Parents Live Longer Than Those Without Children

MedicalResearch.com Interview with:

Dr. Karin Modig, PhD Institute of Environmental Medicine,Epidemiology Karolinska Institute

Dr. Modig

Dr. Karin Modig, PhD
Institute of Environmental Medicine,Epidemiology
Karolinska Institute

MedicalResearch.com: What is the background for this study?

Response: The background to the study was that even though it is established that parents live longer than non-parents the underlying mechanisms are not clear. And it was not known how the association changed with the age of the parents. We hypothesize that if social support is one mechanism – the association between having children and the death risk of parents-non-parents would increase with age of the parents, when health starts to deteriorate and the need of support increases.

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Maternal Cancer During Pregnancy Linked To Stillbirths and Infant Mortality

MedicalResearch.com Interview with:

Donghao Lu. PhD student Department of Medical Epidemiology and Biostatistics Karolinska Institute

Dr. Donghao Lu

Donghao Lu PhD student
Department of Medical Epidemiology and Biostatistics
Karolinska Institute

MedicalResearch.com: What is the background for this study?

Response: Cancer during pregnancy is a rare event. Whether prenatal exposure to a maternal malignancy and its treatment during pregnancy impair fetal development and neonatal health is, however, of great clinical concern. The risks of fatal outcomes such as stillbirth and infant mortality, however, have rarely been successfully explored in pregnancies complicated with cancer, in either clinical or population-based studies.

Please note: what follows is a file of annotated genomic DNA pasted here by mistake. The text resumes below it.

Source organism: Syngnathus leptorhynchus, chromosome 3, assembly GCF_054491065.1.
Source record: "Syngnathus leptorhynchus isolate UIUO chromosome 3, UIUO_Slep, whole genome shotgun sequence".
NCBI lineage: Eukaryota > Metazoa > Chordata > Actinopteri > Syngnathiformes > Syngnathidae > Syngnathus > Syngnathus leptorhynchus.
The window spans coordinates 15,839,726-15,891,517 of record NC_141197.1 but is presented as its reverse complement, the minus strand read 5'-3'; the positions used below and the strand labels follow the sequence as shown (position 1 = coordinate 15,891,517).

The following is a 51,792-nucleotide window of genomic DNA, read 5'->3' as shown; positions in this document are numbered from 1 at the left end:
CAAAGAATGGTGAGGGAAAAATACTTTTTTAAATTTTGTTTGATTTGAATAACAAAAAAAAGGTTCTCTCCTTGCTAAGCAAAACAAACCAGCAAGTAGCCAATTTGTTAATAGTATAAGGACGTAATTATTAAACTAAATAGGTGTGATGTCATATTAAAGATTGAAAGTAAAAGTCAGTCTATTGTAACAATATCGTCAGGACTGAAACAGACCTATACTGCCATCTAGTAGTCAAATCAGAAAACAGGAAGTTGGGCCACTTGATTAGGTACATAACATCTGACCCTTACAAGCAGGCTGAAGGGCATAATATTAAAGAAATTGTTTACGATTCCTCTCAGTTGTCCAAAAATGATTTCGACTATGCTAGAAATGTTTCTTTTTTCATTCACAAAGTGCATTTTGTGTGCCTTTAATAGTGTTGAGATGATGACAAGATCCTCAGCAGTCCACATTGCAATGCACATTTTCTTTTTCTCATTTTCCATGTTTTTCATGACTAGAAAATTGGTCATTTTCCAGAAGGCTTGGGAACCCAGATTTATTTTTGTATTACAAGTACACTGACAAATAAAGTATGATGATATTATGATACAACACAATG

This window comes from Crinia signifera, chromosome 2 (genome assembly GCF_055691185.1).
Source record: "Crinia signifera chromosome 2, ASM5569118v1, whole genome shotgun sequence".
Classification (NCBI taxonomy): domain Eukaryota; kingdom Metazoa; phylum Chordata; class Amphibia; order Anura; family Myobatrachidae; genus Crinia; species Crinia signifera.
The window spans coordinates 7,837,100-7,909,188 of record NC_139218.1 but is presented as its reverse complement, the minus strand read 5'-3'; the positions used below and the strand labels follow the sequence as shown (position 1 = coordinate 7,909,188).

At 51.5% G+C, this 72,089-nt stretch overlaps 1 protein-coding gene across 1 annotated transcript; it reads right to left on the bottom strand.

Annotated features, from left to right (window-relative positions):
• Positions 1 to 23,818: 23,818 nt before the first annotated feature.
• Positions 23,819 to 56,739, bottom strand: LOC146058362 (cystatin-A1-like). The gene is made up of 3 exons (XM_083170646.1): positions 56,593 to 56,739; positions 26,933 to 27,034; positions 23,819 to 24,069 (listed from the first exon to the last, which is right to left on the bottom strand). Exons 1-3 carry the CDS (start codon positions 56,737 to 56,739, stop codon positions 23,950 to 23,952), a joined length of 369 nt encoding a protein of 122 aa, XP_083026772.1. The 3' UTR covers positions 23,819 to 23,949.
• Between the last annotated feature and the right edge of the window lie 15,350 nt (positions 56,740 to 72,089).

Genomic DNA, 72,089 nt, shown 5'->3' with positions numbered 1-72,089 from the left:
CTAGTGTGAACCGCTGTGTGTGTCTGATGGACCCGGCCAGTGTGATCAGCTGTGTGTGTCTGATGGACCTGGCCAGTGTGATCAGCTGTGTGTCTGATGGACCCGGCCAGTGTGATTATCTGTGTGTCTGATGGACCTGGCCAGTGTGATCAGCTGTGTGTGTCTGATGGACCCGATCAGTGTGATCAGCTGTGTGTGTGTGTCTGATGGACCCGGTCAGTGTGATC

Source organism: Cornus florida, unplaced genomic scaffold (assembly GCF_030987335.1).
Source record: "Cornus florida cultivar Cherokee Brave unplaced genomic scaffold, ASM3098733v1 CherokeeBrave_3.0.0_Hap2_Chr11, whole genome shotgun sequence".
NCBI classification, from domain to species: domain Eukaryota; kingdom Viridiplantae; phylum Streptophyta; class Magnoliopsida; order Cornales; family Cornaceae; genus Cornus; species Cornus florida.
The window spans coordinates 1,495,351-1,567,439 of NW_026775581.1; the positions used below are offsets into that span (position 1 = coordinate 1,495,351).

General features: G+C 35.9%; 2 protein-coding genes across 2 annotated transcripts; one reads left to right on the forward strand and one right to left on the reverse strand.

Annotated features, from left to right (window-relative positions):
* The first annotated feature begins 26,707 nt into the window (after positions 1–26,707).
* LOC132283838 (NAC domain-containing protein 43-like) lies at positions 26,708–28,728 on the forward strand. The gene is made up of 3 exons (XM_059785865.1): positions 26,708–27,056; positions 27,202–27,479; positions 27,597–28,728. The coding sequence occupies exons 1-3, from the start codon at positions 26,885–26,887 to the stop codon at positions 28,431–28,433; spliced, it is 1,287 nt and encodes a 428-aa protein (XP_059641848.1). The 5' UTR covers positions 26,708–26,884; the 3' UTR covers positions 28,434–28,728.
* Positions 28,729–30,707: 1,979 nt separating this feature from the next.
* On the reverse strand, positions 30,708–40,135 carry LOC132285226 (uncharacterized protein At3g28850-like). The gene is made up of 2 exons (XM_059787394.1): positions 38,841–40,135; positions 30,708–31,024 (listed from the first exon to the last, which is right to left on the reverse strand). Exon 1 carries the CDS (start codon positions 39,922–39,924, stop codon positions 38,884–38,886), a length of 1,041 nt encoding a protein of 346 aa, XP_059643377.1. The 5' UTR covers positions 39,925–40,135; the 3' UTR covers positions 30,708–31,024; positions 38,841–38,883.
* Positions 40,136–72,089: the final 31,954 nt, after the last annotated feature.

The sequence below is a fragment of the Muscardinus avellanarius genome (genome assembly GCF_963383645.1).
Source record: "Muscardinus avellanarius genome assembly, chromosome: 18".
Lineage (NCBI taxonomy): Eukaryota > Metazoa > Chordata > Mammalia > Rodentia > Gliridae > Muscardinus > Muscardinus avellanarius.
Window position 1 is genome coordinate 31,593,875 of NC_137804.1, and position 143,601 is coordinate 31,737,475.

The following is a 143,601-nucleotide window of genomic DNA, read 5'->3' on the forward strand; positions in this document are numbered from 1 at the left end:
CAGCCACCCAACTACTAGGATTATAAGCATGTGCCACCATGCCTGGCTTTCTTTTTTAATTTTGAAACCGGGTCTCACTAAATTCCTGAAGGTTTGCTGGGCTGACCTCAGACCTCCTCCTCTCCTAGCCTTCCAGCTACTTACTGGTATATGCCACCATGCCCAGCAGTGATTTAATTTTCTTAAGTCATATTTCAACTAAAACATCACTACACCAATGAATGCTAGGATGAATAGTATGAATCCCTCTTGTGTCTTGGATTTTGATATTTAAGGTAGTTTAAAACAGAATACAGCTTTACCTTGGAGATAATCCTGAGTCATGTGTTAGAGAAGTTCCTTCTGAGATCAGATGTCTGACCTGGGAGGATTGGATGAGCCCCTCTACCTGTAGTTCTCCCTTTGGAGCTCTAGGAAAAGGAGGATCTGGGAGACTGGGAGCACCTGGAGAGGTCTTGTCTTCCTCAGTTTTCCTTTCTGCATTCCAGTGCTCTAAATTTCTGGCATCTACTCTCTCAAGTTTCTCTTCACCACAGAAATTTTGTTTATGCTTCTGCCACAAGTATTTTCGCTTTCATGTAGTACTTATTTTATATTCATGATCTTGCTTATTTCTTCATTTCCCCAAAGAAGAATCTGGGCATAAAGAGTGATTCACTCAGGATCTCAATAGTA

MedicalResearch.com: What are the main findings?

Response: Maternal cancer diagnosed during pregnancy was associated with increased risk of stillbirth (Incidence Rate Ratio, IRR, 2.5; 95% CI, 1.2 to 5.0), mainly stillbirths assessed as small for gestational age (SGA), and with increased risk of preterm SGA births (relative risk 3.0; 95% CI, 2.1 to 4.4). Maternal cancer diagnosed during pregnancy or the year after pregnancy were associated with increased risks of both neonatal mortality (deaths within 0 to 27 days; IRR, 2.7; 95% CI, 1.3 to 5.6 and IRR, 2.0; 95% CI, 1.2 to 3.2, respectively) and preterm birth (IRR, 5.8; 95% CI, 5.3 to 6.5 and IRR, 1.6; 95% CI, 1.4 to 1.8, respectively). The positive association with preterm birth was due to iatrogenic instead of spontaneous preterm birth. Preterm birth explained 89% of the association of maternal cancer during pregnancy with neonatal mortality.